Philly Front Office

TPL Jukebox: Live versions vs studio recordings

*Disclaimer: I, nor the contributors, nor TPL, own the rights to any music featured in this article*

Spending the last few years becoming an avid collector of vinyl, I’ve often had to explain to people the difference and the pleasure I find in listening to music on my record player rather than streaming it via Bluetooth. For me, it’s a combination of things: the warmth and difference in tone that you can only get via a record, the aesthetic of sliding out the record, placing it down, and perfectly placing the needle at the starting point, and how it basically forces me to listen to the album all the way through.

That got me to thinking about how a decent chunk of the records in my collection are live albums or have bonus live tracks, often another nice perk of purchasing the record. The question then came to me:

What songs are actually better when played live rather than the studio recordings?

There is an art to how perfect a studio recording can be: the perfect blend of the levels, the extreme low and high end able to come through as much as the mids, and every note and rhythm being exactly in sync. Engineers these days have to be immensely knowledgeable and talented in their own right to take a band from sounding like they recorded live in a garage to the meticulously polished product we love listening to every day.

For what it’s worth, I’ve seen my share of bands and artists who unfortunately just don’t really have the ability to perform their songs to the same level that they can achieve in the studio. We live in a time where the technology and tricks available in studios anymore can often mask flaws and make what may be only average singers and musicians seem like the best of the bunch.

However, there are those bands and artists that clearly take their live performances seriously, if not to an even greater level than their recordings, ensuring that even as we (I) age, we are still willing to pay the cost of admission, have some slight ringing in our ears, and sometimes even maybe catch a wild fist or a body on top of us (maybe that’s just me?).

I asked some of the other TPL contributors to share with me some of the songs they love the live versions of and to share what the reason behind that is. I hope you enjoy, and feel free to reach out to us @cultureTPL and let us know some of the songs you prefer the live versions of!

My choices:

Blink 182 – The Mark, Tom, and Travis Show:

I can’t in good faith limit this to a single song. When I mentioned wanting to write this article to several of my friends, this album was brought up in almost every instance. This is the epitome of many things: the energy and fun that should come with a live album, a collection of many of Blink’s greatest songs from their early catalog, and plenty of banter and nuances that are not found when listening to the original versions of the songs to make it a unique experience. Blink is a perfect example of why people find live versions of songs so enjoyable. Often when singing many of these songs with my friends, the little one liners from the live album are now staples, even when listening to the originals.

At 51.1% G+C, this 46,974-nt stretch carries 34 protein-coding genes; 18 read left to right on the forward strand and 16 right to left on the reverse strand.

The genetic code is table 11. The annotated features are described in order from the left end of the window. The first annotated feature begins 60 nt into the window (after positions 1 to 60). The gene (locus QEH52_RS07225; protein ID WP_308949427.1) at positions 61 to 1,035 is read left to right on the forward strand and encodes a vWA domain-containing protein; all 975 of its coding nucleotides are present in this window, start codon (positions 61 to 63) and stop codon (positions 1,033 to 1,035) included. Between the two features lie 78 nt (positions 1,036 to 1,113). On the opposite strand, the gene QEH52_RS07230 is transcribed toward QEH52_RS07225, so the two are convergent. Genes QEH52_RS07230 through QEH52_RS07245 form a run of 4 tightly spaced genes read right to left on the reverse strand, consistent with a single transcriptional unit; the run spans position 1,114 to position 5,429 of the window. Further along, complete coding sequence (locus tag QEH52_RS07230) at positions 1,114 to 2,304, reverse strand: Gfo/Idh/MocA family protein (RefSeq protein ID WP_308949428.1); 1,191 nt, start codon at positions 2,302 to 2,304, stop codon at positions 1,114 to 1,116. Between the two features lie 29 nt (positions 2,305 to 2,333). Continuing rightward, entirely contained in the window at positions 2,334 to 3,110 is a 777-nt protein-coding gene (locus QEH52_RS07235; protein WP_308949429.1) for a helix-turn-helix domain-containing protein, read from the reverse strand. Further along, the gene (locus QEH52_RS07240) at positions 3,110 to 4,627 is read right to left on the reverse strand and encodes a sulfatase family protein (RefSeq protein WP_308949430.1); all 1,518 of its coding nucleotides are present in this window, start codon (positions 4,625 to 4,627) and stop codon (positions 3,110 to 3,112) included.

For example: At the end of “Aliens Exist,” Tom sings, “I’m not like you guys. Twelve majestic lies.” To which Mark echoes with “Tom has sex with guys.” These little one offs and all of the back and forth between Tom and Mark during the entire album bring the entire aesthetic of Blink full circle on this album.

In a more musical sense, the clear strength of Blink musically has always been Travis Barker on the drums, and playing these songs live not only allows Blink to up the tempo to a much more exciting and frantic pace, but lets Travis really let loose and spice things up a bit. Blink never tried to deceive anyone that their songs were written at a high degree of difficulty, but drummers will tell you trying to play at the speed of Travis, with the precision he has, likely has been the reason many modern drummers have the chops that they do. This album brings back so many fond memories for me; even purchasing it is a cherished memory. I snagged this album when I was in 7th grade on vacation in Disney for Thanksgiving. I bought it in Downtown Disney at the Tower Records. How’s that for vintage?

Thrice – Deadbolt

Thrice is my favorite band of all time, and “Deadbolt” was the first song that made me fall in love with them. When they play it live, they do an extended ending with such power and emotion, revisiting the lyrics from the final bridge again: “What have I done? Is it it too late to save me from this place? From the depths of the grave? We all are those, who thought we were brave. What have I done?” Revisiting the culmination of the song one more time, with more of a driving feel behind it this time, just provides a powerful raw emotional rush, whereas on the original, the song just kind of abruptly stops and proceeds into the next track.